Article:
The 4 percent increase in public sector base pay will add GH¢1.2bn to government spending on compensation this year, according to the Finance Minister’s mid-year budget review unveiled last week.
Ken Ofori-Atta told Parliament that overall expenditure on compensation will hit GH¢31.5bn from the initial projection of GH¢30.3bn.
The increase is made up of GH¢1bn of extra spending on wages and salaries and a GH¢175.3m rise in social contribution payments.
Following the worsened fiscal situation after the coronavirus crisis, the government has resorted to pay restraint to help achieve fiscal consolidation. This led in July to one of the lowest public sector wage settlements in many years, with the government reaching a deal with unions to raise the base pay by 4 percent in 2021 and 7 percent in 2022.
The below-inflation increases have incensed some workers, including teachers, and roiled labour relations in recent weeks.
“The anger building up amongst our members must be taken seriously if we want a congenial atmosphere for teaching and learning in our schools,” said Ransford Lolih, the Greater Accra Regional Chairman of the Ghana National Association of Teachers (GNAT), during the union’s 6th Quadrennial and 53rd Greater Accra Regional Delegates Conference last week.
The government is also facing a possible strike by university teachers, likely starting from today, over what the teachers say are long-standing pay and conditions-of-service grievances.
The Ministry of Finance’s case against more generous pay rewards is that the fiscal situation calls for austerity to help limit public expenditure growth.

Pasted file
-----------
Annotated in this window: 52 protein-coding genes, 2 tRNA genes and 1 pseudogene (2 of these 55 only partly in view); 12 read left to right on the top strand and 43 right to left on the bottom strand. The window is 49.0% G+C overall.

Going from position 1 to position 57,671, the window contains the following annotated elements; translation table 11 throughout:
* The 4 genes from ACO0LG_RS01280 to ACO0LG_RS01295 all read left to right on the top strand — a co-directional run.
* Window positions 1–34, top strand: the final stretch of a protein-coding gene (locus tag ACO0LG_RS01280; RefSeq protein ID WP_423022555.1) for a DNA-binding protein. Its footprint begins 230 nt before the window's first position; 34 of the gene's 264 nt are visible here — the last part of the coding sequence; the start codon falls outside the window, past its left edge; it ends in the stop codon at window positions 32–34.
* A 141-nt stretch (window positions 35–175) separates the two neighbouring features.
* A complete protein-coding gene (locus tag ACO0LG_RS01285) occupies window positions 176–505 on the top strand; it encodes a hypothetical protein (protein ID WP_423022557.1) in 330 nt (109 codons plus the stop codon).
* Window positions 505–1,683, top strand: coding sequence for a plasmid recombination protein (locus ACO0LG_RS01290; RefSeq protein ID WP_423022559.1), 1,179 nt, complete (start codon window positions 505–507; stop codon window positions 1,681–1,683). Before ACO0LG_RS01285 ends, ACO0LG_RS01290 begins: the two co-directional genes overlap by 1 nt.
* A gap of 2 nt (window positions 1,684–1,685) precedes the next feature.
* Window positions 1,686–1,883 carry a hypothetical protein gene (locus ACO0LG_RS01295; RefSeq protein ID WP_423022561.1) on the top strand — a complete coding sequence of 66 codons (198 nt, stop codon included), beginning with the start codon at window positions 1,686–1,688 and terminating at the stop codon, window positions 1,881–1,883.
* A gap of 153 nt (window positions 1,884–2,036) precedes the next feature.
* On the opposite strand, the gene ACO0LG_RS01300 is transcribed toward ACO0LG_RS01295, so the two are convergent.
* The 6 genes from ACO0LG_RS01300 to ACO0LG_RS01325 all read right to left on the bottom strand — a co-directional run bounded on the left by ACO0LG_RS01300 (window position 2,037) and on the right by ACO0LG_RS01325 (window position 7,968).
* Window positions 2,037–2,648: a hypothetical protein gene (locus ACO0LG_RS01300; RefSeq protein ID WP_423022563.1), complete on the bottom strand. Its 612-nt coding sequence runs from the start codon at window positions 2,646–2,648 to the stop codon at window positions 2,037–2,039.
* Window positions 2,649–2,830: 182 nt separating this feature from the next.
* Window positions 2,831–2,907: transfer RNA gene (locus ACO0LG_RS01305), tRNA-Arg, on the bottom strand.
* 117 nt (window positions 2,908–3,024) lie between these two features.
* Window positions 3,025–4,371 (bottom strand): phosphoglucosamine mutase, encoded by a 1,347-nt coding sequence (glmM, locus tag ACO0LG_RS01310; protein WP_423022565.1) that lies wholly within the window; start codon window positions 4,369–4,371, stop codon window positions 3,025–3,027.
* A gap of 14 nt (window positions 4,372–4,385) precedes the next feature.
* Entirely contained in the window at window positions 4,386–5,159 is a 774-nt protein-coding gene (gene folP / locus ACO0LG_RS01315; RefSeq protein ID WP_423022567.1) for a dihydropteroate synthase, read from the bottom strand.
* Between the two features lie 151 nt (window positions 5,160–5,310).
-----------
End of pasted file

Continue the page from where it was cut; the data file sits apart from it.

Moreover, the Ministry said workers need to reciprocate the government’s decision not to cut public sector wages and employment last year when the pandemic hit the country.
According to the Trades Union Congress (TUC), which took part in the wage negotiations, this year’s settlement included a commitment by the government to maintain all public sector jobs for the next two years and a pledge not to freeze employment into the public service.
It was also agreed that the government will honour its social security obligations to workers regularly, the TUC said.
“The outcome was not what we had expected, but it could have been worse given the economic challenges and the stance of government towards pay rise, particularly in 2021,” said Dr. Yaw Baah, Secretary-General of the TUC, at a press conference last week.
Meanwhile, in his mid-year budget review, the Finance Minister pledged that the government will stay the course of fiscal consolidation despite undershooting its revenue target in the first half of the year.